LTW, AP

RESEARCH TRIANGLE PARK, N.C. – IBM (NYSE: IBM) took a $500 million hit due to changes in currency values but still beat Wall Street expectations for profit in the second quarter.

After the markets closed Monday, IBM said it earned $2.61 per share, up 29 cents or 13 percent from a year ago.

Net revenues increased to $3.4 billion from $3.1 billion and total revenues climbed to $23.7 billion, up 2 percent after the currency adjustment, IBM said.

Analysts polled by Thomson Reuters believe IBM will report more revenues and higher earnings than Q2 for 2009 with revenues up nearly $1 billion to $24.2 billion and earnings climbing to $2.58 from $2.32 per share.

IBM shares closed Monday at $129.79, up $1.76 or 1.4 percent.

Still, shares of IBM fell $4.73, or 3.6 percent, to $125.06 in extended trading Monday as revenue fell short of analyst expectations.

IBM said many analysts didn’t account for those currency changes in their forecasts.

“In the second quarter we again delivered double-digit earnings-per-share growth, increased margins, as well as improving constant-currency revenue performance in our ongoing software, services and hardware businesses, and in all geographies,” said Samuel Palmisano, IBM’s chairman, president and chief executive officer, in a statement.

The company also reported a 12 percent decline in the value of services contracts signed during the quarter, to $12.3 billion.

Investors are nursing fresh worries about the economy amid signs of sluggishness in the U.S. economy’s improvement and fears about the euro and the ability of the governments of Greece, Portugal and Spain figure to repay perilously high debts.

IBM gets most of its revenue from outside the U.S., so strength in the dollar has hurt the company, since deals done in other currencies have translated into fewer greenbacks.

The economic worries have influenced Wall Street’s reaction to the latest numbers from other technology heavyweights.

Last week Intel Corp. delivered its strongest quarter in the company’s four-decade history, helped by surging demand for microprocessors for computer servers. The shares have barely budged.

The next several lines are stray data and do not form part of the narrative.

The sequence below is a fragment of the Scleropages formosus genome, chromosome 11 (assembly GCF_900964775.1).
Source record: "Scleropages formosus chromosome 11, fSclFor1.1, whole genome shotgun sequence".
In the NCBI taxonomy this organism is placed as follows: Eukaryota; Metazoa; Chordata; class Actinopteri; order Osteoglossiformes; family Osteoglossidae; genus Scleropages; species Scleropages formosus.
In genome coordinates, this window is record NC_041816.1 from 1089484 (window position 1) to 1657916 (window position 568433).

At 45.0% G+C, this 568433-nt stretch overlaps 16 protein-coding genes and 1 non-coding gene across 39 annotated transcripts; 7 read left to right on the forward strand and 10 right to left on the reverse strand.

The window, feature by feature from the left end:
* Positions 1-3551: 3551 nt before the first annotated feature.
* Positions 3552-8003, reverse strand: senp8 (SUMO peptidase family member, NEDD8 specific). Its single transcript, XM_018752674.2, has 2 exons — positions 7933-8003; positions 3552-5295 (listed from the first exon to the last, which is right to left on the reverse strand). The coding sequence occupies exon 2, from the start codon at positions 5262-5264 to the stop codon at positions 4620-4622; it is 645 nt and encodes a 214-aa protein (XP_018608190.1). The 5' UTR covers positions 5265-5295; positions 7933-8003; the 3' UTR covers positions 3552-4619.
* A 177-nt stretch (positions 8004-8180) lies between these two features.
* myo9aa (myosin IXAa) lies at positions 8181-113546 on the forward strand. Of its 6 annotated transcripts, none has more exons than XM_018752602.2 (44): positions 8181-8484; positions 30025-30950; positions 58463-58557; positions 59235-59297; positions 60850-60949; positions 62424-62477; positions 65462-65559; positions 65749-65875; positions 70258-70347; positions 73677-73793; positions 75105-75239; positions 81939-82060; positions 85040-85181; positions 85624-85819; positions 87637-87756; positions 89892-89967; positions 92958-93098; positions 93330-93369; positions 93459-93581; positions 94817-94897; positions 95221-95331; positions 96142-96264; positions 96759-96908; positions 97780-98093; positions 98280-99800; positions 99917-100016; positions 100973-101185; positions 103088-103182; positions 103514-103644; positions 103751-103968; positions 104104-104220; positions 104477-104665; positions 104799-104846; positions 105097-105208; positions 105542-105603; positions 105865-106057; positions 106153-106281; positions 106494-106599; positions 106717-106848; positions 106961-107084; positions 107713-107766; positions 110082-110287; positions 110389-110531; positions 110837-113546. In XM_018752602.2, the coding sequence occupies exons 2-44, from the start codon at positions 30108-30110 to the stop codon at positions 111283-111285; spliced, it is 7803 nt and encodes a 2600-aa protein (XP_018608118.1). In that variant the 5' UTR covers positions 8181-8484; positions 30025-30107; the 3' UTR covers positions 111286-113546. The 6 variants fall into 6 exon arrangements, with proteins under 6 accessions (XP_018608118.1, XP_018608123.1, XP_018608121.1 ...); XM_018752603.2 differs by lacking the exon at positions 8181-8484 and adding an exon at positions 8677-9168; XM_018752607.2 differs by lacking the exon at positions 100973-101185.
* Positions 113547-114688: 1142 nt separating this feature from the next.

Google Inc.’s results leaped on momentum in Internet search advertising, and the company’s hiring has accelerated. Google’s stock has fallen, in part because of concerns about the weaker euro’s effect on Google and the costs connected with hiring new workers.

For the full financial report,

Big Blue stressed the following highlights:

  • Pre-tax income of $4.6 billion, up 7 percent;
  • Pre-tax margin of 19.3 percent, up 1 point;
  • Revenue of $23.7 billion, up 2 percent, as reported and adjusting for currency;
  • Growth markets revenue up 14 percent; first-half revenue as large as total Euro zone revenue;
  • BRIC [Brazil, Russia, India, China] countries revenue up 22 percent;
  • Business Analytics revenue up 14 percent;
  • Software revenue up 2 percent, 6 percent excluding divested PLM operations;
  • Systems and Technology revenue up 3 percent;
  • Services revenue up 2 percent;
  • Services backlog of $129 billion, up $1 billion, adjusting for currency.

IBM also raised its 2010 net income guidance to at least $11.25 per share. That represents an increase of a nickel per share over the previous guidance and reflects IBM’s confidence in its ability to squeeze more profit out of its workhorse technology services and software divisions.

IBM’s shares have range from a low of $113.16 to a high of $134.25 over the past 52 weeks.

“We expect the company to post another good quarter with year-over-year growth in revenue, margins and profitability,” Zacks reported in its earnings preview. “The Zacks Consensus Estimate for the quarter is pegged at $2.57 per share, which represents growth of 10.8% from $2.32 reported in the year-ago quarter.”

Analyst Amit Daryanani at RBC Capital Markets, however, said he expects a “likely subdued” quarter, according to MarketWatch.

IBM reported a strong first quarter.

IBM employs some 10,000 people in the Triangle area.

Get the latest news alerts: at Twitter.